Federal judge in Texas allows Harris County to count drive-through ballots
Plaintiffs argued the drive-thru program is an expansion of curbside voting, making it accessible only to voters with disabilities under the state's election law.
A federal judge in Texas on Monday allowed the state's Harris County to count ballots cast via drive-through voting.
Republicans had asked the court to toss out nearly 127,000 such ballots from the state election count.
Harris is the largest county in Texas, where President Trump is in a close reelection race with Democratic challenger Joe Biden. The state has 38 Electoral College votes in the contest, which takes 270 to win.
Plaintiffs in the case argued that the drive-thru program is an expansion of curbside voting, making only voters with disabilities eligible for it under the state's election law. They also argue the program violates the U.S. Constitution, which gives states the authority to decide how elections are run.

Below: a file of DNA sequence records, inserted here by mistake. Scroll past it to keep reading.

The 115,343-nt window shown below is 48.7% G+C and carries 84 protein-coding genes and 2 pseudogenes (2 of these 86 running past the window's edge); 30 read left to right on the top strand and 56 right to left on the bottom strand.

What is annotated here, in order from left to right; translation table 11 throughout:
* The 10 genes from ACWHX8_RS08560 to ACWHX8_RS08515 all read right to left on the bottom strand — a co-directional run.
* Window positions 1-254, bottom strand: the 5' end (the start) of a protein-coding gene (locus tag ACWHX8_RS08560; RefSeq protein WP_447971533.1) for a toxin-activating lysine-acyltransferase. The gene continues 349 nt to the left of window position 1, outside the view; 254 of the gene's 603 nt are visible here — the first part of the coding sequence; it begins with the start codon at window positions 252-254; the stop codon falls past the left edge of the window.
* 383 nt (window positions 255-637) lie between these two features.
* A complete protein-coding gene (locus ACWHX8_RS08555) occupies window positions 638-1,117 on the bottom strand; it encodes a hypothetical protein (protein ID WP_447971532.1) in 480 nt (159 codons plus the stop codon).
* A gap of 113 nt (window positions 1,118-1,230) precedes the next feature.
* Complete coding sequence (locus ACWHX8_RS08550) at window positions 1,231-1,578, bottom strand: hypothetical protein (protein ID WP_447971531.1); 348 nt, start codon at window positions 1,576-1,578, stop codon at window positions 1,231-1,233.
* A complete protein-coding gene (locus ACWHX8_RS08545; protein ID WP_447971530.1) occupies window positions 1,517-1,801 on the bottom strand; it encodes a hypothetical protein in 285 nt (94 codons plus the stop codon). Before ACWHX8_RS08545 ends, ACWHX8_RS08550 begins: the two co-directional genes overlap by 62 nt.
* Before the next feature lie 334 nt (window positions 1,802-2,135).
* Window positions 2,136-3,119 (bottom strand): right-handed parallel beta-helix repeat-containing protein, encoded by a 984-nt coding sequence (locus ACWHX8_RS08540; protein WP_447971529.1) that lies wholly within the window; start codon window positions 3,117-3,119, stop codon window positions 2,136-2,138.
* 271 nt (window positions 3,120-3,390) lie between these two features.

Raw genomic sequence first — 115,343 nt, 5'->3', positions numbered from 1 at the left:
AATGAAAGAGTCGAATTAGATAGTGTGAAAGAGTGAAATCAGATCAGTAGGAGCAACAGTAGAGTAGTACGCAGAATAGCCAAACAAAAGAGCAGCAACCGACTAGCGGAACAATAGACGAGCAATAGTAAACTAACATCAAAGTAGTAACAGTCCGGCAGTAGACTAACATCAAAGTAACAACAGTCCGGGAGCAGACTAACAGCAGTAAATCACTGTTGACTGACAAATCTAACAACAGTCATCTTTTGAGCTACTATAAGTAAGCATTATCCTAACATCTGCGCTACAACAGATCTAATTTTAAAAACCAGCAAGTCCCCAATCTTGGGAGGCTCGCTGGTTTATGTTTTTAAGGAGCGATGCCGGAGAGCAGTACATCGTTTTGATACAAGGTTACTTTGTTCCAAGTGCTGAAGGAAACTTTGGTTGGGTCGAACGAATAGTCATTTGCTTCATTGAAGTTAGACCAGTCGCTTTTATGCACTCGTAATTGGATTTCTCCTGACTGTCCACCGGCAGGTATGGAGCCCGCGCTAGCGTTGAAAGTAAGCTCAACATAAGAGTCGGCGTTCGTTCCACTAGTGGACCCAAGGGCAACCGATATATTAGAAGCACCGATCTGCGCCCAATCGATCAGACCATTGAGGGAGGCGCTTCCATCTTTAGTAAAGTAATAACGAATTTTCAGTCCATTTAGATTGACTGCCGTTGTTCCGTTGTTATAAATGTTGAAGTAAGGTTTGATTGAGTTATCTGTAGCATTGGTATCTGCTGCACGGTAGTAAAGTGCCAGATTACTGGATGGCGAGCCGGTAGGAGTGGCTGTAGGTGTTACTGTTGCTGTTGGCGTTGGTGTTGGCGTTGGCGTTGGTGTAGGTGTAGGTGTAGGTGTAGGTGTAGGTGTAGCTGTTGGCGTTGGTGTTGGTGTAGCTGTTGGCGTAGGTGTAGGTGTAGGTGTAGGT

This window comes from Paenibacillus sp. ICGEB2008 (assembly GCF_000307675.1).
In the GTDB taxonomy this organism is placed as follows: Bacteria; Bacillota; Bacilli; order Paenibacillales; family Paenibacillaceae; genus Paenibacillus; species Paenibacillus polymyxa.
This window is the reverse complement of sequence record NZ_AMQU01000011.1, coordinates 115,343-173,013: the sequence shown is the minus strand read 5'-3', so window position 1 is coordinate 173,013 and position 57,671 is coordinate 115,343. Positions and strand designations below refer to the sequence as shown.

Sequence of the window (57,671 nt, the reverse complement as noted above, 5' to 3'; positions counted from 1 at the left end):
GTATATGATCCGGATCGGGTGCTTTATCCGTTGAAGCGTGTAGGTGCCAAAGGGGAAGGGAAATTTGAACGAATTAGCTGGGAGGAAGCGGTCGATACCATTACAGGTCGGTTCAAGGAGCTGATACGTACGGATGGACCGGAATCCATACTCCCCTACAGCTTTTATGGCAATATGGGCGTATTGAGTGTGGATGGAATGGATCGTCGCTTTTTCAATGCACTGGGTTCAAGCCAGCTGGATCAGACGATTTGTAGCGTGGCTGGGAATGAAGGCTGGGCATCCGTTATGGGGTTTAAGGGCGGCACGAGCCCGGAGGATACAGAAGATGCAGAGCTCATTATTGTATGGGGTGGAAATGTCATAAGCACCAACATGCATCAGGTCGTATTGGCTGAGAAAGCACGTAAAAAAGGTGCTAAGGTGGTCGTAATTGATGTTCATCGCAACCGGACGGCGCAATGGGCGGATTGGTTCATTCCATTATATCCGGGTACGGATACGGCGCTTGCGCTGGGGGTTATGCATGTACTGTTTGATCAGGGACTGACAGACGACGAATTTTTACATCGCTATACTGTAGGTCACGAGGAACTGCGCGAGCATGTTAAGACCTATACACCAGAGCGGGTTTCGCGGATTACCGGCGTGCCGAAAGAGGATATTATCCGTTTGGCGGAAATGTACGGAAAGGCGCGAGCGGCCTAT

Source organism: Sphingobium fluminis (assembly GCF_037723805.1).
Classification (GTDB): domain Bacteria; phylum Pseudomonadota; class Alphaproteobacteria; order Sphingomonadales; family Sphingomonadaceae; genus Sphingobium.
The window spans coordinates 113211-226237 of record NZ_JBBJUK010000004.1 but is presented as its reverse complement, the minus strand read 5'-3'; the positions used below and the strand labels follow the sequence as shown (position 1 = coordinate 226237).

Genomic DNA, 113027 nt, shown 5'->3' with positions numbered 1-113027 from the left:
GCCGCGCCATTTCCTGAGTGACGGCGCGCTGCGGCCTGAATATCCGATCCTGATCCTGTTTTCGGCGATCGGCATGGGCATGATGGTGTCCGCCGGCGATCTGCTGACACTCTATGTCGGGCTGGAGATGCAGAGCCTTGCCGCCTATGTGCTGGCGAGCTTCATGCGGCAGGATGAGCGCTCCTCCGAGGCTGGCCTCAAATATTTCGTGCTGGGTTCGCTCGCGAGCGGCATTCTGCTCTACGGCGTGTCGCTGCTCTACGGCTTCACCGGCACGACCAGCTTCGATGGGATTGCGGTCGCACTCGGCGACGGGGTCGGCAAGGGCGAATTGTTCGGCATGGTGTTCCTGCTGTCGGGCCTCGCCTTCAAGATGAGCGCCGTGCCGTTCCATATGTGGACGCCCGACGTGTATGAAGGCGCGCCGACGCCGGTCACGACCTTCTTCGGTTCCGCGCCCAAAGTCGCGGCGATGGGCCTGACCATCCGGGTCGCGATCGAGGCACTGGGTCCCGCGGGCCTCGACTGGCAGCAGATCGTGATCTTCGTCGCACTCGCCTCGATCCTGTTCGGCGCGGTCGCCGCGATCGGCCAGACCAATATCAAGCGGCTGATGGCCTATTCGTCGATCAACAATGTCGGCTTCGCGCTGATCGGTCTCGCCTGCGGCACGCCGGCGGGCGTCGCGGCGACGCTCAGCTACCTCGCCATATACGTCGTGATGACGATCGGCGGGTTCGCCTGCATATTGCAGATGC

The county opened 10 drive-thru voting locations in early October where residents could go to vote from their car. Voters are handed a portable machine through the window and cast their vote from their vehicle.
U.S. District Court Judge Andrew Hanen heard the case. The same case was rejected by the state's Supreme Court on Sunday.
Out of the 2.4 million eligible voters in Harris County, 127,000 have cast their ballot by the drive-thru voting option, roughly 9% of the total votes cast so far.
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